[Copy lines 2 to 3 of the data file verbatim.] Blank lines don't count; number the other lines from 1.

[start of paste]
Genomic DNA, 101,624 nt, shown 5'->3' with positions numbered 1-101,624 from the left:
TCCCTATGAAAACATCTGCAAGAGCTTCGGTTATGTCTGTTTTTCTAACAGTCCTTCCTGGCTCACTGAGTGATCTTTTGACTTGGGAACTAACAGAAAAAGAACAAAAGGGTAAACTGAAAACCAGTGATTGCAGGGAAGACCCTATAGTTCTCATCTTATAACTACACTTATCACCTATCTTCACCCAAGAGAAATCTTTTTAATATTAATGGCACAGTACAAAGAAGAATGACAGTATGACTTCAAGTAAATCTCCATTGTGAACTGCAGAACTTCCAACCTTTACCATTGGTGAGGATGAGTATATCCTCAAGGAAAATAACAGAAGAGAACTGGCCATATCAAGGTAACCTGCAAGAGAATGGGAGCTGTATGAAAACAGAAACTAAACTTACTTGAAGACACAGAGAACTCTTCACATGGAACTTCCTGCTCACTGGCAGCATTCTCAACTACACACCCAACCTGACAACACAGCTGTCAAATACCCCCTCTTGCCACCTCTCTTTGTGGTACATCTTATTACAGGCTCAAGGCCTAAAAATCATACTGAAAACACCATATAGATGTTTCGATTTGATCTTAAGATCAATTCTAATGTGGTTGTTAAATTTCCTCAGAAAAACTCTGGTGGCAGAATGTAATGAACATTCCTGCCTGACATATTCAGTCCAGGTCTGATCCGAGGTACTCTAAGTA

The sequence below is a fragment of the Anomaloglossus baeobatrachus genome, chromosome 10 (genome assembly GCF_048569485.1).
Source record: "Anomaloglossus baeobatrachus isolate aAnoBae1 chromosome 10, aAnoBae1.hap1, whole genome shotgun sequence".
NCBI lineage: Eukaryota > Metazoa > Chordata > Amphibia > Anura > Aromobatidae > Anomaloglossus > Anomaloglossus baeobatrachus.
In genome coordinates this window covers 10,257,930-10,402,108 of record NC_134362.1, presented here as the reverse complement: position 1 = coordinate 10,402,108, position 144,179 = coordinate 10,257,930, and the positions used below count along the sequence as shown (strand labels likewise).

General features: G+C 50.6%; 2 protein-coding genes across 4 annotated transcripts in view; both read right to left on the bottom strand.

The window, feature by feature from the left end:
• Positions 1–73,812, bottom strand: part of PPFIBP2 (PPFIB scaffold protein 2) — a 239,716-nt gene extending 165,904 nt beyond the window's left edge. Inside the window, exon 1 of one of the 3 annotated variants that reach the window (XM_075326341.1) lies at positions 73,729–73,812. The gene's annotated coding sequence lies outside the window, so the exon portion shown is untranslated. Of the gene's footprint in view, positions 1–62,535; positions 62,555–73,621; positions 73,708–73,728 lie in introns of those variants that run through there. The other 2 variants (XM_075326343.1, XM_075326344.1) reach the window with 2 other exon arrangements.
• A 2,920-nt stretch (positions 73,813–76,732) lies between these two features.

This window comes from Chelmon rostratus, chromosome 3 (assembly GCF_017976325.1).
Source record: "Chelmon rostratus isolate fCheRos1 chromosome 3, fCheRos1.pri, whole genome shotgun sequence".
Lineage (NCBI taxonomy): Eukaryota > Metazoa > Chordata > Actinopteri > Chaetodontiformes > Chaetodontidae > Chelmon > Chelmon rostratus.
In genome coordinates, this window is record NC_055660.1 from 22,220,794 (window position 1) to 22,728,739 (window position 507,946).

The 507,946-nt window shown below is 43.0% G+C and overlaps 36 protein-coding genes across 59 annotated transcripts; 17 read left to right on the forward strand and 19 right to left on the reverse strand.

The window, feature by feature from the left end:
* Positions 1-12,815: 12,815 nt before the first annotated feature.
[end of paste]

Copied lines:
TCCCTATGAAAACATCTGCAAGAGCTTCGGTTATGTCTGTTTTTCTAACAGTCCTTCCTGGCTCACTGAGTGATCTTTTGACTTGGGAACTAACAGAAAAAGAACAAAAGGGTAAACTGAAAACCAGTGATTGCAGGGAAGACCCTATAGTTCTCATCTTATAACTACACTTATCACCTATCTTCACCCAAGAGAAATCTTTTTAATATTAATGGCACAGTACAAAGAAGAATGACAGTATGACTTCAAGTAAATCTCCATTGTGAACTGCAGAACTTCCAACCTTTACCATTGGTGAGGATGAGTATATCCTCAAGGAAAATAACAGAAGAGAACTGGCCATATCAAGGTAACCTGCAAGAGAATGGGAGCTGTATGAAAACAGAAACTAAACTTACTTGAAGACACAGAGAACTCTTCACATGGAACTTCCTGCTCACTGGCAGCATTCTCAACTACACACCCAACCTGACAACACAGCTGTCAAATACCCCCTCTTGCCACCTCTCTTTGTGGTACATCTTATTACAGGCTCAAGGCCTAAAAATCATACTGAAAACACCATATAGATGTTTCGATTTGATCTTAAGATCAATTCTAATGTGGTTGTTAAATTTCCTCAGAAAAACTCTGGTGGCAGAATGTAATGAACATTCCTGCCTGACATATTCAGTCCAGGTCTGATCCGAGGTACTCTAAGTA

The sequence below is a fragment of the Anomaloglossus baeobatrachus genome, chromosome 10 (genome assembly GCF_048569485.1).